Led by Professor Charlie Xue of RMIT University and colleagues, this first of its kind study surveyed 2526 people in Victoria on their use of the 24 most common medicinal herbs in Australia.
Results indicated that in the last one year, 22.6 percent of participants had used at least one of the herbs.
And the highest use was reported among 35 to 54 year-olds who were university-trained, and those whose annual earnings were between 60,000 to 80,000 Australian dollars.
Aloe vera, garlic and green tea turned out to be the most popular herbs, each used by about 10 percent of participants.
There were more popular herbs including echinancea, ginger, peppermint, ginseng, gingko biloba, evening primrose, dandelion and St John's wort.
Over 90 percent of study participants were found to believe their herbal medicine had been helpful in enhancing their general health and wellbeing, or providing relief from specific medical conditions.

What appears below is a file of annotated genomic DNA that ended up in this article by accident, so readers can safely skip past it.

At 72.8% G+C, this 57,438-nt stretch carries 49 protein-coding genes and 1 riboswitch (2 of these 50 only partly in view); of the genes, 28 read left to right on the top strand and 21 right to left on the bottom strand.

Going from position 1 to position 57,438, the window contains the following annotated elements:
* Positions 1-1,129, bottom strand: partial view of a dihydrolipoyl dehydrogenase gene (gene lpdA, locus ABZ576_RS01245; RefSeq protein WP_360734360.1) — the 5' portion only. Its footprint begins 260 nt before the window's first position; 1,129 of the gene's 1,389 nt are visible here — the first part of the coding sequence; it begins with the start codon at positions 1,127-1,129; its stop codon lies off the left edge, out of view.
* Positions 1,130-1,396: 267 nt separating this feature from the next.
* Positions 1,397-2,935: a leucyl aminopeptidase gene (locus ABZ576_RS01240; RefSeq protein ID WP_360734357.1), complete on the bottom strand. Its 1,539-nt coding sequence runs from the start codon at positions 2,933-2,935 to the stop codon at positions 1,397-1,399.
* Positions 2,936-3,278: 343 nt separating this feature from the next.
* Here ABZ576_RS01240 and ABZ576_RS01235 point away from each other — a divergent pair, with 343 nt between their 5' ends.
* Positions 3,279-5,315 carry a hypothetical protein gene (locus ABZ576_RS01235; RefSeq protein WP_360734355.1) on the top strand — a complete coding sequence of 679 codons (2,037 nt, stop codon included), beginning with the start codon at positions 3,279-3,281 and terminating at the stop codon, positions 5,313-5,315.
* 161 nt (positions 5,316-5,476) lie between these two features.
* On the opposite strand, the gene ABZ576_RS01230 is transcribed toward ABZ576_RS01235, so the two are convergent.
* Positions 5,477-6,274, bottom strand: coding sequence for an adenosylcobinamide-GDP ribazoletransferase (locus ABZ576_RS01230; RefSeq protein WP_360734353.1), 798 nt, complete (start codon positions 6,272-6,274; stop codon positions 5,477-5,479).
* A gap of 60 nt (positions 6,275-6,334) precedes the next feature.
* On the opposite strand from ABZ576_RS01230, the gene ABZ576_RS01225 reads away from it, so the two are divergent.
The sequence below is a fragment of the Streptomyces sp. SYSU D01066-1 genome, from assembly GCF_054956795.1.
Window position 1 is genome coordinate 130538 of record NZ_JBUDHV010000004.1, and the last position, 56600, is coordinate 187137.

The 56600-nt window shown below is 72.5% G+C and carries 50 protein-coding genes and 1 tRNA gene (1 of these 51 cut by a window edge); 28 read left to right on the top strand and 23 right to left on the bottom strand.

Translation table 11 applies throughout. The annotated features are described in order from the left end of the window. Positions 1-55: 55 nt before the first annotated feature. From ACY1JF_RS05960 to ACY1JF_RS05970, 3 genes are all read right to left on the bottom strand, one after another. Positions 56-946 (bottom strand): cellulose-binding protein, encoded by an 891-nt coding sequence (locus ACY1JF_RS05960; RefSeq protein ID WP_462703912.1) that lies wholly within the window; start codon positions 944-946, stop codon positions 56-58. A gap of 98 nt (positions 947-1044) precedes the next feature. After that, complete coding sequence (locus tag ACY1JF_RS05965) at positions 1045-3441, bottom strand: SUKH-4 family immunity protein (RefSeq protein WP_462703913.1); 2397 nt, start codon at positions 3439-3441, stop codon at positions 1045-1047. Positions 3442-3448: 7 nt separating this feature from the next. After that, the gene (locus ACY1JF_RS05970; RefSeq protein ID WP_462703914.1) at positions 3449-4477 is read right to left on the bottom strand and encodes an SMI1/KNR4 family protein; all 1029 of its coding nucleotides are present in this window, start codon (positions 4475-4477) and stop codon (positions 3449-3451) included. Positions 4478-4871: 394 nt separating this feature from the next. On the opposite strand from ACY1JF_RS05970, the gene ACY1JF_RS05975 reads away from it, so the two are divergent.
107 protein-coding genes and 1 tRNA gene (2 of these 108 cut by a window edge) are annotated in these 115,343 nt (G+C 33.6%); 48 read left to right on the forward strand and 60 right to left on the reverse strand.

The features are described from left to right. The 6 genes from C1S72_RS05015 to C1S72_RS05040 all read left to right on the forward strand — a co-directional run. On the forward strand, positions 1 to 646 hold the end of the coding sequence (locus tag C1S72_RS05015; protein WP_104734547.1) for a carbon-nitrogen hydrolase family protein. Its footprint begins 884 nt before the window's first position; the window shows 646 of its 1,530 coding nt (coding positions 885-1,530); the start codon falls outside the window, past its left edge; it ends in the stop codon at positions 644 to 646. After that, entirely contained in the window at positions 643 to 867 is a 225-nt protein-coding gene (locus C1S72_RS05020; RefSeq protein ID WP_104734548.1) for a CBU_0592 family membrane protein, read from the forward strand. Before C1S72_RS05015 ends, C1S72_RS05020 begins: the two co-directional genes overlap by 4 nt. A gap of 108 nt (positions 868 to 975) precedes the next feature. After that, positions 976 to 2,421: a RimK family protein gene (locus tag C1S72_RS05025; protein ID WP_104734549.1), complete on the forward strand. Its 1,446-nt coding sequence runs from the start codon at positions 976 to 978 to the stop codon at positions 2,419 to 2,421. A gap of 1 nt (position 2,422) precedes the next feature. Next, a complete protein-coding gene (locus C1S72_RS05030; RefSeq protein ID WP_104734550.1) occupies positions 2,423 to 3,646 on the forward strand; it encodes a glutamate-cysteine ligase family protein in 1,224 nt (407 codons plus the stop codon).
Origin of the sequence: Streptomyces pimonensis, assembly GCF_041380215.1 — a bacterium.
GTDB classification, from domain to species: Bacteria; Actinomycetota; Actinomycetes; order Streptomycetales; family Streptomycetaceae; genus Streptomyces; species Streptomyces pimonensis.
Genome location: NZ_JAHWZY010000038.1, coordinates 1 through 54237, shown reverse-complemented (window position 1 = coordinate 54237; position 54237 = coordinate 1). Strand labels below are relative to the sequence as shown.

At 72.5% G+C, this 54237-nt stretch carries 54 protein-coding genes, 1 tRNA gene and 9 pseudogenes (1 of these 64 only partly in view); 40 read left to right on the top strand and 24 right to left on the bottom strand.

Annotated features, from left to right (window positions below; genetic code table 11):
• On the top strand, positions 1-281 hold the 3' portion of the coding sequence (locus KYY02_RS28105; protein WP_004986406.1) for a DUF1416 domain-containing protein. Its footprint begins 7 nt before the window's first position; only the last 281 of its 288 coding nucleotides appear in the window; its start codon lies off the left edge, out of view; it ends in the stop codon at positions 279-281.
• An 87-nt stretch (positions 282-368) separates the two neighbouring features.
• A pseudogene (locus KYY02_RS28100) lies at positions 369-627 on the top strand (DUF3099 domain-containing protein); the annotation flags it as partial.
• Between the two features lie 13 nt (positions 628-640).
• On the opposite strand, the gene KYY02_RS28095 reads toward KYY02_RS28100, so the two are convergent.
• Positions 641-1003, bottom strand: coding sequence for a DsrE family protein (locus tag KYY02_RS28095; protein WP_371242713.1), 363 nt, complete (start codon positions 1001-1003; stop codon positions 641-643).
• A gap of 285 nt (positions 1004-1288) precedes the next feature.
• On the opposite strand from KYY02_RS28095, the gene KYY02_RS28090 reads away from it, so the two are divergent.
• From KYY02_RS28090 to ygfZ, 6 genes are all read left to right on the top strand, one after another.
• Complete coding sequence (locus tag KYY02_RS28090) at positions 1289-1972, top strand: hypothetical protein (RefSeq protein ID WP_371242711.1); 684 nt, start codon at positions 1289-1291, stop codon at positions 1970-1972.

"From a clinical perspective that is quite important," ABC Online quoted Xue, as saying.
In his opinion people went for herbal help to treat chronic conditions, and the most common among them are skin problems, sleep disorder, anxiety, stomach, cold, flu and fever.
Those who took herbal medicine were not found to be aware of the scientific evidence on its effectiveness and safety.
On the other hand, they tended to rely more on recommendations from others, including the internet, friends and family.
The study is published in the current issue of the journal Pharmacoepidemiology and Drug Safety.